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UNT Announces Second Winner of its $10,000 Poetry Prize

by Jerome Weeks 26 Feb 2013 8:19 AM

This year’s winner of the Rilke Prize: Paisley Rekdal, author not just of the acclaimed poetry book, Animal Eye, but also a poem about KERA’s news director. Yep, the news director.


How does having a biracial background complicate a poet’s writing? KERA’s Jerome Weeks reports the new winner of the University of North Texas’ Rilke Prize took to writing essays in order to accommodate the many things she thought and felt about it. But her poems have been about different, still intimate matters.

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The Rilke Prize is named for the great German poet, Rainier Maria Rilke. The $10,000 award was established two years ago to recognize outstanding mid-career poets. Paisley Rekdal won it for her fourth book of poems, Animal Eye. Rekdal teaches at the University of Utah, and she’s the daughter of a Chinese-American mother and a Norwegian father. In 2000, she wrote about her biracial background in her essay collection, The Night My Mother Met Bruce Lee (which was excerpted in The New York Times Sunday magazine).

But race hasn’t figured as much in her poetry until recently. She says that’s partly because writing about race made her turn to the essay form when she was younger. It gave her more room.

“I was allowed to bring in characters and talk about multiple different stories and write about all those feelings,” she says. “So I just knew I didn’t have the skill to write about race within a poem. And to a certain extent, I’m still struggling with that.”

Rekdal says she’s been surprised and grateful for the attention Animal Eye has received. It’s won the Rilke, it’s a finalist for another award and Publishers Weekly declared it one of last year’s finest books of poetry. Rekdal says she was surprised because Animal Eye is more contemplative than her previous books. The poems are comparatively un-ironic. They’re longer and they draw more on birds, animals and plants for their images. Rekdal actually told her husband she feared the book would get panned.

“It’s not doing what a lot of books of poetry are doing right now,” she explains. “It was so old-fashioned in a way. And so I thought,’ Oh, you know, this is going to be the end of my career.’ And then I thought, ‘It’s a good thing I’m a poet — because no one will notice.’”

If racial issues tend be more the topics of her essays, issues of intimacy — love, sex, couples in general — tend to figure more often in her poems, even when, on the surface, the poem seems to be about animals or science or history.  Often, such poems are addressed to a specific someone.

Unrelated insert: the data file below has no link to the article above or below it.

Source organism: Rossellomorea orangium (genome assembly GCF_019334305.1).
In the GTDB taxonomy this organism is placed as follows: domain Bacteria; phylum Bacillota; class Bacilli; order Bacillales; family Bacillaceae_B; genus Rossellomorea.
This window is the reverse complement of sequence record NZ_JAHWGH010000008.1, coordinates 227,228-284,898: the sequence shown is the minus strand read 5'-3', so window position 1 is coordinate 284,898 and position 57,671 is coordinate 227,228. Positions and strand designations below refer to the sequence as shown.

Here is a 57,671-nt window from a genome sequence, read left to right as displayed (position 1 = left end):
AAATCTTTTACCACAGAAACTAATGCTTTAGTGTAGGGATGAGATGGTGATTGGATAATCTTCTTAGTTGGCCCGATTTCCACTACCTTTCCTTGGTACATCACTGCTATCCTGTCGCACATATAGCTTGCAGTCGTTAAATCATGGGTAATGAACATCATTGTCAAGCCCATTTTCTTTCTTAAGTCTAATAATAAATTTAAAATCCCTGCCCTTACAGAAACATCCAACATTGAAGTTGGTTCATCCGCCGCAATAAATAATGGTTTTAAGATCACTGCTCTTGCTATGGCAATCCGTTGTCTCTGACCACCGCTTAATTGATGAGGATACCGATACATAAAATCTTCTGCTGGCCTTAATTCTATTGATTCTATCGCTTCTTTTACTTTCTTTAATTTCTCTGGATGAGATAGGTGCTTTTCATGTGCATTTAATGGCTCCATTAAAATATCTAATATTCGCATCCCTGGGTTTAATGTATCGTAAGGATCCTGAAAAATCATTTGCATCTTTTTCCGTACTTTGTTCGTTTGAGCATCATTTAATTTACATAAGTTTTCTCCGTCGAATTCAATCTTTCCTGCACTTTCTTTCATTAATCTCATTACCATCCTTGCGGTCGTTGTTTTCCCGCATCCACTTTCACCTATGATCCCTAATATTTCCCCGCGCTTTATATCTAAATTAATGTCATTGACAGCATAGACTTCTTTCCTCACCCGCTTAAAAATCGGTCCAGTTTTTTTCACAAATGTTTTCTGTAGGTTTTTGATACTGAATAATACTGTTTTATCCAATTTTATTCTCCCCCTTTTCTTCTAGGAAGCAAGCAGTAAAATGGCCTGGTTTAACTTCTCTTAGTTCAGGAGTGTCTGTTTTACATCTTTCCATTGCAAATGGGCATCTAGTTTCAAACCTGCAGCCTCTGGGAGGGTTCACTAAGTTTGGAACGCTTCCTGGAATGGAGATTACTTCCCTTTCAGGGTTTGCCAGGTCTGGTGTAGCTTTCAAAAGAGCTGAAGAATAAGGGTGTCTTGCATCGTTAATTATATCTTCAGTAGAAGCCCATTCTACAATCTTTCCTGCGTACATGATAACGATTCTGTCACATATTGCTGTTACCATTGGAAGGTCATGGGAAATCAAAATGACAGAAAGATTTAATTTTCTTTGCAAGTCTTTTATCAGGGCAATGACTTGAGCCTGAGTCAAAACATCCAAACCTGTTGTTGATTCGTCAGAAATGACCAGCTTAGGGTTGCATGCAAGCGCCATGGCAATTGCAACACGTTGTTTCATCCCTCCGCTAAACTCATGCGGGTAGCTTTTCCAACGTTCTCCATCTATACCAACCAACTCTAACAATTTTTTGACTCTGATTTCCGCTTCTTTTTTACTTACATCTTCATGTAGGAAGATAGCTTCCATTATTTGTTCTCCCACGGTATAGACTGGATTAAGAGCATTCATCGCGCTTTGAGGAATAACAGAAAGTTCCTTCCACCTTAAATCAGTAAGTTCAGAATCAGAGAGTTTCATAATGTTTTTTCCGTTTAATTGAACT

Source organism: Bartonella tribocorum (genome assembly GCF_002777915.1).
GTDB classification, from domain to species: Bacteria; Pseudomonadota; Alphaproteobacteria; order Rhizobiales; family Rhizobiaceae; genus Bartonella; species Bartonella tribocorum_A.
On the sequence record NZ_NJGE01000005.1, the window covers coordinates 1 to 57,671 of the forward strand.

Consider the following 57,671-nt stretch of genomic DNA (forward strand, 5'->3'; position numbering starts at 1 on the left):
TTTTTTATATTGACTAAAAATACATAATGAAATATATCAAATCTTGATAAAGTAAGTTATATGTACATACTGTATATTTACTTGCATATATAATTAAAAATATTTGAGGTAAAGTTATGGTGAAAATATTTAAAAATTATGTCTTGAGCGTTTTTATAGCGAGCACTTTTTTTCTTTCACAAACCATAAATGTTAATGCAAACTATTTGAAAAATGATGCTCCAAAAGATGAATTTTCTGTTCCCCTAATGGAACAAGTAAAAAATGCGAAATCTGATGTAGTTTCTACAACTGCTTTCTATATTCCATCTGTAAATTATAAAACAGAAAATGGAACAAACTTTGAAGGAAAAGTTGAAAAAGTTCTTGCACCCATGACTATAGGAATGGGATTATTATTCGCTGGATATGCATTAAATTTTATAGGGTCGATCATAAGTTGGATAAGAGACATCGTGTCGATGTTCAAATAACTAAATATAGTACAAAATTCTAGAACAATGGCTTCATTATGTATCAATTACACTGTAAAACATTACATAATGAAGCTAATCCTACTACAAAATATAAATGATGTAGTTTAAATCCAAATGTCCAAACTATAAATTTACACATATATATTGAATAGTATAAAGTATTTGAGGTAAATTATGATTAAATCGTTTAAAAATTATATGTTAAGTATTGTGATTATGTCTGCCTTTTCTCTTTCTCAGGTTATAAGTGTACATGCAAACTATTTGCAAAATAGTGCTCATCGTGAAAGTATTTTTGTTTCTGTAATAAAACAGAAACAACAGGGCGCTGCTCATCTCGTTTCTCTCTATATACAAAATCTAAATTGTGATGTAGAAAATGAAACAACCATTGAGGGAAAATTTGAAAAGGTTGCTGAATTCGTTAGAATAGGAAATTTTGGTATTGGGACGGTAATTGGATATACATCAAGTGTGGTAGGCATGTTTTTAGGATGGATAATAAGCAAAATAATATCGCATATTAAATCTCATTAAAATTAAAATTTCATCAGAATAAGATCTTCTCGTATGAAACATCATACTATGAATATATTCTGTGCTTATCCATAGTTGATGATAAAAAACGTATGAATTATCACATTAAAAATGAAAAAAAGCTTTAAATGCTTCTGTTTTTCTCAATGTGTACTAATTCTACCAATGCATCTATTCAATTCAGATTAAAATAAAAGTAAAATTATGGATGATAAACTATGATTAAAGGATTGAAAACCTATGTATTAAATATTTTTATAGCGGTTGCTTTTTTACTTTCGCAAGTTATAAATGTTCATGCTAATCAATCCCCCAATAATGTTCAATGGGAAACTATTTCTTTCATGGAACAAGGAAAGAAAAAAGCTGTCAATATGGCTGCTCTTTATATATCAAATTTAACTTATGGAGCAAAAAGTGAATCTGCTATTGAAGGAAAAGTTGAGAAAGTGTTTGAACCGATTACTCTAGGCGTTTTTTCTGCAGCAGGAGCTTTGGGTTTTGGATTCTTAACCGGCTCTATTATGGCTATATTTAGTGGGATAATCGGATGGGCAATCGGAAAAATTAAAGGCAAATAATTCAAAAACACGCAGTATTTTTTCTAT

“I’m really fascinated with the problems that intimacy creates,” Rekdal says, “and I don’t mean just the intimacy between romantic couples, although eroticism is definitely part of that. But different sorts of couples occur all over the place. There’s always somebody else in the poem — I shouldn’t say ‘always.’ But there’s a number of times when the dynamic is between two people. I think it’s a literalization of a metaphor we all experience in our daily lives: What does it mean to be close to someone? To a parent? To a child? To a certain extent, it’s why I’ve become fascinated by animals because they become the symbols of how we perceive other peoples in our lives.”

When Rekdal was announced as the new Rilke Prize winner, it caused a degree of talk here at KERA. Last year, Rekdal was part of NPR’s “NewsPoet” series on All Things Considered. Poets like Pulitzer Prize-winner Tracey Smith were asked to visit the ATC newsroom, listening in on conferences about news reports. Then he or she would write a poem reflecting on the experience and on the day’s stories: “the news in verse.” In July, Rekdal happened to be in the offices when then-NPR editor Rick Holter was considering returning to Dallas to become KERA’s new vice-president of news. Rekdal spotted on a whiteboard a list of reasons “why someone named Rick should or should not go to Texas.”

Rekdal says now she was actually grateful for the ordinary-seeming details the list provided because she was worried about trying to produce a poem on deadline about the day’s onrushing news information, whether she’d have anything to say. Click through to NPR to hear Rekdal read her poem, “Should Rick Go to Texas?”

Needless to say, Rick answered the question in the affirmative.

If you would like to hear more from Rekdal, as part of the Rilke Prize, she will give two readings in April, one April 9th at UNT and the other April 10th at the Dallas Institute of Humanities and Culture.

Should Rick Go To Texas?

by Paisley Rekdal

is a question for the ages, so much

we’ve developed an app for his decision, to ease

the agony that may appear ridiculous and yet,

small as it is, how much time is spent

wavering in uncertainty: the heart more device now

than compass, which itself was once

an apparatus? If life was an app we’d call it

Sisyphus: why, when we can control floodwaters

and blood, not free ourselves

to be what we are: an ice cube melting

in a sun-warmed glass, the brothel

slowly sliding into a sinkhole?

Didn’t we realize too many options

would make us only smaller

increments of time? What choice

when we know the end is always the same,

any rooftop can hide a missile, and plastic

still winds up in the belly of the albatross?